As a Life Strategist and Accelerator, I advocate for living with complete autonomy, and in a manner where you become the artisan of your own life, what I call ‘Divintastical Living’. In mentoring clients towards ‘Divintastical Living’, I hear a lot about the current state of their lives. Initially, those stories are framed around how they feel, more so than what they want. Some speak of “emotions” while others speak of “feelings”, and still others tend to use those words interchangeably. What’s noteworthy is that while the two words are related, there are subtle differences in their meanings.
Emotions are responses that occur as our reply to specific triggers or situations. Emotions are instinctual, complex, and are typically characterized by physical changes (such as increased heart rate or sweating), subjective experiences (such as joy, anger, fear), and behavioral expressions (such as facial expressions or body language). Examples of emotions include happiness, sadness, anger, fear, and surprise.
Feelings, on the other hand, are the way we consciously perceive and interpret our emotions. They’re the individualised experiences we internalise to achieve personal experiences that arise as a result of emotional responses. For example, when you feel happy, sad, or angry, you are experiencing the corresponding feelings linked with those emotions.
Neither emotion or feelings are readily understood. Emotions can be seen as the underlying processes, and feelings are the subjective experiences that arise from those processes. Essentially, the mindset or qualities connected with our emotional experiences.
In the Arrays of Living podcast “Life As An Equation (Part 1)” episode, I broke life down into a mathematical equation. One aspect of the message within that episode was that feelings drive our thoughts. Now its time to understand that emotions play a significant role in guiding our behaviours. They are like little messengers inside us that help us make decisions and take action. Feelings and emotions can shape our behavior in both positive and negative ways.
As quoted by the writer and poet Audre Lorde “Our feelings are our most genuine paths to knowledge.” If we take a moment to consider ourselves as computers, then the feelings and emotions act as data that is entered into the computer. In the same way we ask of a typical computer “what is the data telling us?” is the same question we must ask of ourselves related to our feelings and emotions. This data is meant to flow through us as it’s deciphered, however, when emotions are intense and we choose not to deal with the data, it gets embedded internally. As energetic beings, that amounts to storing a hurricane within our bodies, and we fuel its category strength through our learned behaviour strategies to emotionally regulate. As we know hurricanes can do damage; especially if left unchecked. The effects we see over time as a result are health related issues. The explanation for the why of this is that emotions are energy in motion, and creates havoc in our bodies when consistently repressed or disassociated.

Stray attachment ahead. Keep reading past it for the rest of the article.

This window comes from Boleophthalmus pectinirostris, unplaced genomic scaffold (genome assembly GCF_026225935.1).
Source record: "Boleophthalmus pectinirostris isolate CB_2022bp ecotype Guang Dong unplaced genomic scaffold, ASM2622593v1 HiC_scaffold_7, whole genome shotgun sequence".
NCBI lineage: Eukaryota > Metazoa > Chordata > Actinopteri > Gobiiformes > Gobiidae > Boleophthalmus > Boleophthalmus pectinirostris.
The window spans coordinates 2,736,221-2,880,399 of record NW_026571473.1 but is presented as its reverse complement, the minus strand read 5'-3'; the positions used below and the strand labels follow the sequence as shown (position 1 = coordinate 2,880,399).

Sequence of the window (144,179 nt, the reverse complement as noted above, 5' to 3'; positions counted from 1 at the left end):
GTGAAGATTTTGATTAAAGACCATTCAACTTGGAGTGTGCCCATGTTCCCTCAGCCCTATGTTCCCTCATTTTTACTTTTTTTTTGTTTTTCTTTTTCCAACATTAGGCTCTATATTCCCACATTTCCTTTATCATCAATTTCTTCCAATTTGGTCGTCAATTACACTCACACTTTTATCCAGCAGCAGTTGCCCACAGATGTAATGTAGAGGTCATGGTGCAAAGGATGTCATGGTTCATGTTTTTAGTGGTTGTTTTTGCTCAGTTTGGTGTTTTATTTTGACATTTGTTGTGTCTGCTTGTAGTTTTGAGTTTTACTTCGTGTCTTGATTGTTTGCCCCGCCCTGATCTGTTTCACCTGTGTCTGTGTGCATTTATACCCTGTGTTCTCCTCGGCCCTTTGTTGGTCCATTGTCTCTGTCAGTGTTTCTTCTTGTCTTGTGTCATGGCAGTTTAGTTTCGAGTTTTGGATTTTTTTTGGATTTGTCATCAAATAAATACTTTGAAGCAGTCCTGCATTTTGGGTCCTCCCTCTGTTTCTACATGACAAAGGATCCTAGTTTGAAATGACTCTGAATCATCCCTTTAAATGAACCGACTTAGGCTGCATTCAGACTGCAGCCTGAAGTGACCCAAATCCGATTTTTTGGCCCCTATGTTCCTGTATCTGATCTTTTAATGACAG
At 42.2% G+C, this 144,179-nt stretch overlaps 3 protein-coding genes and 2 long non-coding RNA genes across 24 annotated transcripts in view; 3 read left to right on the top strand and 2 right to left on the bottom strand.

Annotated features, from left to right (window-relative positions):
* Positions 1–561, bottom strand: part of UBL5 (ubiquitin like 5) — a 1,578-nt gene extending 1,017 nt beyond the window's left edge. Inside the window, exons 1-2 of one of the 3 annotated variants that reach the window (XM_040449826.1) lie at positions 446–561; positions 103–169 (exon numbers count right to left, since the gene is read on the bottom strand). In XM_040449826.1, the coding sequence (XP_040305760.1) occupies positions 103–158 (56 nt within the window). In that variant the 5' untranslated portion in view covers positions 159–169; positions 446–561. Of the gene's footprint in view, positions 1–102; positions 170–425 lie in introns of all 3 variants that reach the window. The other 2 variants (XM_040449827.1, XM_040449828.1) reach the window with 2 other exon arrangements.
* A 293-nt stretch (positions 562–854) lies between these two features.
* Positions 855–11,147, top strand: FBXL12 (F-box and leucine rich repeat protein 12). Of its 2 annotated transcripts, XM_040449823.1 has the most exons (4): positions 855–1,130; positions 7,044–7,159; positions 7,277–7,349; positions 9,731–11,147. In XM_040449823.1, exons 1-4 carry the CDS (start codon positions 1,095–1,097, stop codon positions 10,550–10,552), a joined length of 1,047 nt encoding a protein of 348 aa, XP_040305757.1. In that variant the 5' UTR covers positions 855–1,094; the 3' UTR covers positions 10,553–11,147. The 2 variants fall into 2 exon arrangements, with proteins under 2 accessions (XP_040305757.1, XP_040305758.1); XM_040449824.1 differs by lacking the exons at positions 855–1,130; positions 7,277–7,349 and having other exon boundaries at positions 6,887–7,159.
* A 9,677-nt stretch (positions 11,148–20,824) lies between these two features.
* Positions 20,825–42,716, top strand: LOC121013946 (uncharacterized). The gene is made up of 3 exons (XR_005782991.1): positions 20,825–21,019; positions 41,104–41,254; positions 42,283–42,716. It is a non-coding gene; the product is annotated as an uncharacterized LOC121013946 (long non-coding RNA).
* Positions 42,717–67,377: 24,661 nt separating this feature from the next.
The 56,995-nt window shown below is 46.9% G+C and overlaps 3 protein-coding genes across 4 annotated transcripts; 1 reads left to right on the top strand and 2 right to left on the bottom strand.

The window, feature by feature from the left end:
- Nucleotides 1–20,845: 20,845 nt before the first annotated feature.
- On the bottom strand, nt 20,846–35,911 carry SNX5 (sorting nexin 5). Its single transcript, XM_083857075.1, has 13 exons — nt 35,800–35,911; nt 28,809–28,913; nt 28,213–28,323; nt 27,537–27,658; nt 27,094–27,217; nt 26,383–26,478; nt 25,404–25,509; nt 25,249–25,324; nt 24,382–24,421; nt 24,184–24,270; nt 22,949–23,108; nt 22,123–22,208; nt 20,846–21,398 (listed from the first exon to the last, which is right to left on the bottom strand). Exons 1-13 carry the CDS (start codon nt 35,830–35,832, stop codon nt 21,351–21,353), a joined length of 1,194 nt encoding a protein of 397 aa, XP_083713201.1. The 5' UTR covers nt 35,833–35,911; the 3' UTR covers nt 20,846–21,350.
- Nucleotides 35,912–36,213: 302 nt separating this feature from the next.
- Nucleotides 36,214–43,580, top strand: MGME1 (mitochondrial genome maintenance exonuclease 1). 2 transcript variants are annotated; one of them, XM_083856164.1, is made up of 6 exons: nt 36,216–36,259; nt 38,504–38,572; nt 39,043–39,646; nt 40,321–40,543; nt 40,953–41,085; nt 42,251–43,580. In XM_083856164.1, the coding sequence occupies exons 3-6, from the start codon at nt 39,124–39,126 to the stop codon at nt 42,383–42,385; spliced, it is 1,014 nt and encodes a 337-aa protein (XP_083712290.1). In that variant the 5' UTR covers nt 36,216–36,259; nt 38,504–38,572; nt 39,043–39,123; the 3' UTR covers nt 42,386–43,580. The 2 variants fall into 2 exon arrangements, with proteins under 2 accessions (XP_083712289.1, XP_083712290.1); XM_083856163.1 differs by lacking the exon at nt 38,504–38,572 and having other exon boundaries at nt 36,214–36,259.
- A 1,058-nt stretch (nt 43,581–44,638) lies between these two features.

In this hurricane analogy, the ideal is to let the energy flow through as you analyse the data it holds – what was the trigger for the emotion, what feelings did the emotion evoke, and what can be done to ensure it is not stored within your body. Ironically, in physics, stored energy is considered as potential energy; which means creation of the hurricane equates to burying your potential. Avoiding emotions and the feelings associated with those emotions is an intention usually applied to negative emotions, and usually fulfilled unintentionally. Avoidance is a learned behaviour strategy for emotional regulation. It is just another form of self-sabotage, and if feelings and emotions are indeed our paths to knowledge, then burying or ignoring them is a self-limiting action we choose to take.
The great news is when working with me, I can give insights into why we do what we do. My work involves holding a safe space for you to see the possibilities of you, as I do. It’s about arming you with new resources and tools to do the doing differently. Hence, the tagline “changing perspectives to change lives” for my book Aladdin Carpets.
Feelings, emotions and learned behavior are relationally interconnected. Our emotions can shape our learned behavior through conditioning, influence our behavior in the present moment, and be regulated through learned strategies. Understanding this correlation can help us navigate our emotions and behaviors more effectively and make positive changes in our lives. By paying attention to our emotions and understanding their messages, we can better navigate our lives and make choices that align with our well-being and values.